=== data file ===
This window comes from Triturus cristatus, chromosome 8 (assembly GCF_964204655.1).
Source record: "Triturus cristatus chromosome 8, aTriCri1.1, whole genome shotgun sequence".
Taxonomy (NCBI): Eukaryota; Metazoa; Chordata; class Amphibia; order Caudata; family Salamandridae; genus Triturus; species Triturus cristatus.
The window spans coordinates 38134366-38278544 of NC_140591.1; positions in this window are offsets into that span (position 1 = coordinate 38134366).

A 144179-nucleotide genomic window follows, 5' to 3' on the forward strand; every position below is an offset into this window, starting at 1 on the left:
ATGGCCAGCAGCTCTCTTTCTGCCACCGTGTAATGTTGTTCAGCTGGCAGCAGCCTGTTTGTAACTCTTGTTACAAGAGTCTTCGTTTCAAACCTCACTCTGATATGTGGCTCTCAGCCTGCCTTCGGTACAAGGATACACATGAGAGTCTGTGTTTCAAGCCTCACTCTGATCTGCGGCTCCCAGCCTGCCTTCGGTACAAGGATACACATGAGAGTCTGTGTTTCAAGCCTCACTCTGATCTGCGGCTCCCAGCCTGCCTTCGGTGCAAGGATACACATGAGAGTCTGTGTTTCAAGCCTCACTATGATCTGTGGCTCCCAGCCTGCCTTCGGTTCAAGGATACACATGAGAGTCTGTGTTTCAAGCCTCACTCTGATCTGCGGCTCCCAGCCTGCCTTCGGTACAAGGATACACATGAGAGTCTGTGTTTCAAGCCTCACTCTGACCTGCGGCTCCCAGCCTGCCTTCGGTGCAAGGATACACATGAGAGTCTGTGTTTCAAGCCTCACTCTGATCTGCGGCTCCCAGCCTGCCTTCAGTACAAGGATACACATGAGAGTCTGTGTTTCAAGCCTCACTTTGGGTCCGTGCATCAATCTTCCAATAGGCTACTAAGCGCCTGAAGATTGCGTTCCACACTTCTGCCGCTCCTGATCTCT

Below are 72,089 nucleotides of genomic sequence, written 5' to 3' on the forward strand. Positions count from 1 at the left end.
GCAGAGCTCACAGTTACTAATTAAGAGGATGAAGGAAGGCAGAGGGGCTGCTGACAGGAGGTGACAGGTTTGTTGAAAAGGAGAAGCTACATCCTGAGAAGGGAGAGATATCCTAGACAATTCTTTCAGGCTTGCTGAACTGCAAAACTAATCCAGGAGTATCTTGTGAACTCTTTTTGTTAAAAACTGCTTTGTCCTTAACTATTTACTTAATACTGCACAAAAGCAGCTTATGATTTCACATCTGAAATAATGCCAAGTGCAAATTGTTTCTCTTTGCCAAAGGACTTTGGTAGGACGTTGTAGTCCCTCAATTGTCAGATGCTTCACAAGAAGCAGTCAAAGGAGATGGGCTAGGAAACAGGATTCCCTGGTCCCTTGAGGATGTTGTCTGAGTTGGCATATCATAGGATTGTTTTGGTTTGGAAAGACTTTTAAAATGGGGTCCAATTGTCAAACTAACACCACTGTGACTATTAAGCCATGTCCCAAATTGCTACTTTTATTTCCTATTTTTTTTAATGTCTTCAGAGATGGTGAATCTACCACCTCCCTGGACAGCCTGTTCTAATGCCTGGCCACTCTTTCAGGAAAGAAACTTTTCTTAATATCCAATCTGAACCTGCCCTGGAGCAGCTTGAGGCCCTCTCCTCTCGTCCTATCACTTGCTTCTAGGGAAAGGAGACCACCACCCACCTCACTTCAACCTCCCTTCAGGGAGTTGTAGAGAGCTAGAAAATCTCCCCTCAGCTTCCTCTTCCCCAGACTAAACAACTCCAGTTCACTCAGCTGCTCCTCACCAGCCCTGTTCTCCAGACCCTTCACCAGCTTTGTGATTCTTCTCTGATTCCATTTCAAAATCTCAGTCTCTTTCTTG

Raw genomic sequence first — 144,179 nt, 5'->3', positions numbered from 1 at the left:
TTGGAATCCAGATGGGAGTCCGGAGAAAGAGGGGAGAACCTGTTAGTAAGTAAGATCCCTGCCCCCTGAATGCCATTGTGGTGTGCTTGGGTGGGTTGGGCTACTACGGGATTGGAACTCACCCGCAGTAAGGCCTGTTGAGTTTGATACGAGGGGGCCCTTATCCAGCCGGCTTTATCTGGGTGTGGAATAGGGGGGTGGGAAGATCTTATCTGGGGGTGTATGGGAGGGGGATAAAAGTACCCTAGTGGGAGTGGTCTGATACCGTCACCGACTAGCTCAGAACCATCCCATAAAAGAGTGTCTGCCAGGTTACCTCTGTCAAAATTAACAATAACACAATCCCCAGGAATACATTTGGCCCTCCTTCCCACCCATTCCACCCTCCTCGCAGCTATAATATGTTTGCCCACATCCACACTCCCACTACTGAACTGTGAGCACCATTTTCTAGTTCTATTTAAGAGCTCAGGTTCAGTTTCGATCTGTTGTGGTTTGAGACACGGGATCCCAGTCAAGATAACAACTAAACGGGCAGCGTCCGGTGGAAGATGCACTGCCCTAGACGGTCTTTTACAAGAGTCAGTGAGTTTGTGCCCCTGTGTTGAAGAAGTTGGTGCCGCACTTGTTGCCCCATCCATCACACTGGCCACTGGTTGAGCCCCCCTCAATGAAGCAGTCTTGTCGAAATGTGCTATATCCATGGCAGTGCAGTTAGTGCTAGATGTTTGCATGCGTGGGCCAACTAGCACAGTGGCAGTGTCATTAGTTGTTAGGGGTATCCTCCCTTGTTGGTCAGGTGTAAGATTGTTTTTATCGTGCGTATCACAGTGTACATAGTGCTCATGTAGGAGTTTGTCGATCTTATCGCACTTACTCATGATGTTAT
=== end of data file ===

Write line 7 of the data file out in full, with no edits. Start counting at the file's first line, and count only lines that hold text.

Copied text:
Below are 72,089 nucleotides of genomic sequence, written 5' to 3' on the forward strand. Positions count from 1 at the left end.